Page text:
At this point I have opened a discussion with my moderator team to design the interface that they will use to interact with this new information. I need to have some way to indicate to the team that edits have been performed (already in place with the edit post notes). I need to have some way for the team to open the post history and review it. I need to allow them to decide which version of the text to revert to, and I need to provide them the option to lock the post to that text once the revert process is done.

I will be sure to post an update as the discussion moves forward. If anyone has done this before and would be willing to share your own decision ideas / process I would certainly be interested in hearing from you.

10 Comments

  1. I posted a topic to phpBB.com some months ago on this very subject, which you may have read: http://www.phpbb.com/community/viewtopic.php?f=64&t=1573125

    One of the problems is that current RDBM systems (that I know of) don’t have a third dimension of time. They are just row/column-oriented. Thus, you’d have to use a JOIN to another table. Having to deal with a JOIN just introduces another facet of complexity due to the inherent problem that a JOINing two or more large tables presents. Quite frankly, when one is dealing with millions of rows and gigabytes of data, the only solution then becomes to remove all joins and query tables as key-value pairs, otherwise the memory and CPU involved becomes prohibitively expensive.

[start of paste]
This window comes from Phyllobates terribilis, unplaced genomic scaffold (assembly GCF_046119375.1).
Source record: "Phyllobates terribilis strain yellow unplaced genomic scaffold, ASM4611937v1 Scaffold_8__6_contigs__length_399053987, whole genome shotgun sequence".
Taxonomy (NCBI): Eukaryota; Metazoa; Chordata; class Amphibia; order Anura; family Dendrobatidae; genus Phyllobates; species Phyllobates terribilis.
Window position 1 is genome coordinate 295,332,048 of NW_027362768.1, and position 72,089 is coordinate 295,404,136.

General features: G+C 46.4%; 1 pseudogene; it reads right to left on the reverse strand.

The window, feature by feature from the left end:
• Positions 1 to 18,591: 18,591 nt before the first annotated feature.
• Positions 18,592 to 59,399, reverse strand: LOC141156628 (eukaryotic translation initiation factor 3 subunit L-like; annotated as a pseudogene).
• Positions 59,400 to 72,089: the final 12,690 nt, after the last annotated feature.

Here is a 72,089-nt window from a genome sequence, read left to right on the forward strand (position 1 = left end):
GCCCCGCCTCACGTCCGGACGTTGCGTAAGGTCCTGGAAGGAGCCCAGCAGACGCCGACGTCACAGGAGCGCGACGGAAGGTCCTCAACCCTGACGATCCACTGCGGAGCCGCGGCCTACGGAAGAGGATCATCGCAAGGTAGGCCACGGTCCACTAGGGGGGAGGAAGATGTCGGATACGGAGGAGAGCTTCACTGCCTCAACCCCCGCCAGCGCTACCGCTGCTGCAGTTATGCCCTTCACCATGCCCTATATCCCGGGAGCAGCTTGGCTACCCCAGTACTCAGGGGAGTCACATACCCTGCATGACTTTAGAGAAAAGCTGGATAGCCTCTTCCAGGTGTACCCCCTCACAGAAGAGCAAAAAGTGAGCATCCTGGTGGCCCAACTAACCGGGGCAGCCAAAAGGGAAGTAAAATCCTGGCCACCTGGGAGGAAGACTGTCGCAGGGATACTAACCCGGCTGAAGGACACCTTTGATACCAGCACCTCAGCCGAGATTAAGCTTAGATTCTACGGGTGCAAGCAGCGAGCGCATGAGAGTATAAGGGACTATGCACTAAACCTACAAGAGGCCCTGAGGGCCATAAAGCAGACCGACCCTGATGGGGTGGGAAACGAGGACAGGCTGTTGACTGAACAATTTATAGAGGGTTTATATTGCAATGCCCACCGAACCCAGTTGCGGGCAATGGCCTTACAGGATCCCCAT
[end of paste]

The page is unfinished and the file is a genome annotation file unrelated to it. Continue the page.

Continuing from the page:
Now, one of the bonuses we have on our side is that of frequency of reference. It just like having a collection of volumes in a library. One uses compact shelving to save space because these historical volumes are infrequently accessed. Likewise, we can store all versioned posts as compressed binary strings in a separate table, or even on a separate database server.

    Comment by Dog Cow — November 2, 2009 @ 2:26 pm

  2. Secondly, I don’t agree with how you have designed the versioning system. I think that upon every edit, you should be inserting a new row of data into a post_version table. This table would be denormalized and the data stored compressed as mentioned earlier. Some columns would be post_id, post_version, user_id, topic_id, post_date, post_text, etc…

    Then you could make the primary key on post_id, post_version and query this table separately. Therefore, the posts table and posts_text table would store _only_ the most current post revision, and nothing else. You also would not need the additional field.

    Comment by Dog Cow — November 2, 2009 @ 2:29 pm